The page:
In 1917, Charles Sherrington famously described the brain as “an enchanted loom, where millions of flashing shuttles weave a dissolving pattern, always a meaningful pattern, though never an abiding one.”
For over two millennia, Buddhist thought and practice have been utilized to more deeply understand how we perceive our experience, and how we can increasingly be present to that experience. By perceiving our experiences through the lens of understanding and compassion, we can find joy and contentment in this difficult world. Western science is now addressing some of these same concerns as it looks more deeply at the neurophysiology of perception, thinking, and emotion. How can we use these ancient teachings and correlate them with modern scientific understanding, in order to improve to our lives?
We hope that this workshop will be more than just an interesting topic. We believe that the correlation of these ancient teachings with some of the evolving understandings of the functioning of the brain, can be powerful and useful tools, in a very practical way, which can help us live better lives.
Learning objectives for the workshop include answering the following questions:
- What is the scientific understanding of mindfulness?
- What is the current neuropsychological understanding and what is the Buddhist understanding of an emotion?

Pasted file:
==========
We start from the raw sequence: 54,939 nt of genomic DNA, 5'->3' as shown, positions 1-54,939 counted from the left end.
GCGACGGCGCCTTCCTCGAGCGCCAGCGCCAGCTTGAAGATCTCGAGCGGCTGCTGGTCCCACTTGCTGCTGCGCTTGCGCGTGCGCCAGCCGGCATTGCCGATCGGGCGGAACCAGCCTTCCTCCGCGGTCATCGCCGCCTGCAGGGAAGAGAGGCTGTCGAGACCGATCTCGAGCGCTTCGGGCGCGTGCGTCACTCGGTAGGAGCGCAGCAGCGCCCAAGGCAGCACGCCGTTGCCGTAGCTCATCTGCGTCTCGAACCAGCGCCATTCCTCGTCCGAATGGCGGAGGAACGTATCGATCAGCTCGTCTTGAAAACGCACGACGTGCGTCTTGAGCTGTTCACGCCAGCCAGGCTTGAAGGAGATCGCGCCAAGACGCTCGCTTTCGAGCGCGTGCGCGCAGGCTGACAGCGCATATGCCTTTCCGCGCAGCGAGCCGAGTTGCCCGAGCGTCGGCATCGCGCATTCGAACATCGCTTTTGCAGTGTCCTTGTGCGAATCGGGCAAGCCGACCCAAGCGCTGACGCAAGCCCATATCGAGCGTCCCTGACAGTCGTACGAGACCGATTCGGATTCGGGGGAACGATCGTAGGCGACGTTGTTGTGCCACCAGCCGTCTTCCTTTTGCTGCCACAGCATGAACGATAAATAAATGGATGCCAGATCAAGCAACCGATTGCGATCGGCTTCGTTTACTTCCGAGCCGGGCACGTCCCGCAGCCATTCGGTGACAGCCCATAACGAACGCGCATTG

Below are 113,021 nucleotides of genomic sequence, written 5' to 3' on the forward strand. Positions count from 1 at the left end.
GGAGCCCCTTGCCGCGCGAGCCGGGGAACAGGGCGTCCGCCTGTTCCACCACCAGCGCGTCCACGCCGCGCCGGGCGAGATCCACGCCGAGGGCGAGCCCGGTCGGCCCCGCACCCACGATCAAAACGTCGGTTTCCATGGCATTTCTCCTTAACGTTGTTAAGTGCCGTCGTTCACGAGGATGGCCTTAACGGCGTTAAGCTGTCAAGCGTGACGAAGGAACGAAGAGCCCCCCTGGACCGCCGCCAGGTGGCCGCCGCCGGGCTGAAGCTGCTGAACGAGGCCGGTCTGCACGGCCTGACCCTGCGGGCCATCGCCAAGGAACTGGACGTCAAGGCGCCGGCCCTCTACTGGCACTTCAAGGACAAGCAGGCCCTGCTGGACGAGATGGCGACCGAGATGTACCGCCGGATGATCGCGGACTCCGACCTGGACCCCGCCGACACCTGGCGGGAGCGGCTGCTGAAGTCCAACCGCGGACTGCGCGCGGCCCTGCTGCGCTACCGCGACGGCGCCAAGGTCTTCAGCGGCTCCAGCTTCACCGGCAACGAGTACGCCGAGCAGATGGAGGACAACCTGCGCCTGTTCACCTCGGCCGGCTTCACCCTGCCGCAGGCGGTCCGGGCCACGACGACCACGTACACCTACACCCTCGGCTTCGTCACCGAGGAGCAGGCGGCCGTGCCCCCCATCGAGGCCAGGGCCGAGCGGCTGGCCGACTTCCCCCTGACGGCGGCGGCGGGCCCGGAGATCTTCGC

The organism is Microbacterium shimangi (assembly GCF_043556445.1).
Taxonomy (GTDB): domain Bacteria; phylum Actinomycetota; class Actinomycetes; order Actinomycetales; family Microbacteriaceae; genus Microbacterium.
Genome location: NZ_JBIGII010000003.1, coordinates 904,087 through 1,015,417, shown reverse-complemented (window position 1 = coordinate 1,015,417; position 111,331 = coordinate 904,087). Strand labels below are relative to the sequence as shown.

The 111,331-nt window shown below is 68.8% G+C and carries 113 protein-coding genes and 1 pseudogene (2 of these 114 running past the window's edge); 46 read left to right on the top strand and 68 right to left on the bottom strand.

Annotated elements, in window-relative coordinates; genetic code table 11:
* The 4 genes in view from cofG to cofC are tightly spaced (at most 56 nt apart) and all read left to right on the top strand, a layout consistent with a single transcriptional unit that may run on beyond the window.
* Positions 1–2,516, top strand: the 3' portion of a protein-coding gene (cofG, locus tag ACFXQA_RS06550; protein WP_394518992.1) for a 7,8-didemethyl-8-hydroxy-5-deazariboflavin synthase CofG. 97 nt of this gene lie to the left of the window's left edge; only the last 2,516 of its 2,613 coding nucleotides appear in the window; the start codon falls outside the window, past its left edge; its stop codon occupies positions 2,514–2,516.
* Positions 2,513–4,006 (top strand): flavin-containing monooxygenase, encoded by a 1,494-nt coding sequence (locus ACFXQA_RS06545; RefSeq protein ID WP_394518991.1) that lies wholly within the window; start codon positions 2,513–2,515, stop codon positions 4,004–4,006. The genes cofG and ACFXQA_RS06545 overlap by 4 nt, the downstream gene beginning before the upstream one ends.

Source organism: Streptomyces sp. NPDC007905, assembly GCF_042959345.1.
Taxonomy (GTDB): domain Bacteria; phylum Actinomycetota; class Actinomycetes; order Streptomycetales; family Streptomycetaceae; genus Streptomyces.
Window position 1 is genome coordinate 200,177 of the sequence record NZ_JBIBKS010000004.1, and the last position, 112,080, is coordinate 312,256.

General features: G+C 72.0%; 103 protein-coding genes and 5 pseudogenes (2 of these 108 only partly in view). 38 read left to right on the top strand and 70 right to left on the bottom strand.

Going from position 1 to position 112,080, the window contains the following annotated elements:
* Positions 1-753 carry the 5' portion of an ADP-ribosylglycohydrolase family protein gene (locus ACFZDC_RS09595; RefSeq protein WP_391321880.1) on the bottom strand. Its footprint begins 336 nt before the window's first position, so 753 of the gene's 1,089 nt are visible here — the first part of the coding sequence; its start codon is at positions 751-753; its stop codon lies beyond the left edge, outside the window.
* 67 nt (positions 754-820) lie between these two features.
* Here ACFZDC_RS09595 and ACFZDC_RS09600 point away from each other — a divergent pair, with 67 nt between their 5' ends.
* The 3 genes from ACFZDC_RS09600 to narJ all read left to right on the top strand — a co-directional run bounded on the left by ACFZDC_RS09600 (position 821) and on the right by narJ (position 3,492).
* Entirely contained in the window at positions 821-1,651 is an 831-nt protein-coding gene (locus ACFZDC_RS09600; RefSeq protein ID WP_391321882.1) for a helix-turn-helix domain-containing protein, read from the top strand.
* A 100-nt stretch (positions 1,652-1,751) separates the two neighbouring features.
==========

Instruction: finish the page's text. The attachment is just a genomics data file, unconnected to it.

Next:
- Is the world as it appears to us the way it actually is?
- What does neuroscience have to say about the fundamental Buddhist teaching of “no self?”
If you are curious about these questions, and many more, please join us for this workshop.
Alex Lerner has been practicing with FCM since 2005 and became OI ordained in 2015. He is a mentor for other practitioners at FCM and is frequently holding workshops with a special interest in Neuroscience and Dharma. Dr. Lerner was a physician in private clinical practice in Obstetrics and Gynecology in Tampa, Florida. After his retirement from medicine, he developed an interest in psychology and mindfulness as well as neuroscience and how they all interface.
Ken Lenington has had a meditative practice in various traditions starting in 1970 and has been a student of Buddhism and mindfulness since the early 1990s. Ordained in the Order of Interbeing in 2007, he is active in the Florida Community of Mindfulness where he had served as a mentor and has led workshops, retreats, and intensive practices. Dr. Lenington practiced general psychiatry and addiction medicine in the Carolinas from 1978 until his retirement in 2015.
* Florida Community of Mindfulness, Inc. is approved by the Florida Board of Clinical Social Work, Marriage & Family Therapy and Mental Health Counseling to provide continuing education credits through CE Provider # 50-14766. Total in-class time is 6 hours.
Florida Community of Mindfulness Grievance Procedure
Mail a statement describing your complaint to: Director of Continuing Education, 6501 N. Nebraska Avenue, Tampa, FL 33604.
Questions? E-mail us at email@example.com or call 813-237-0746.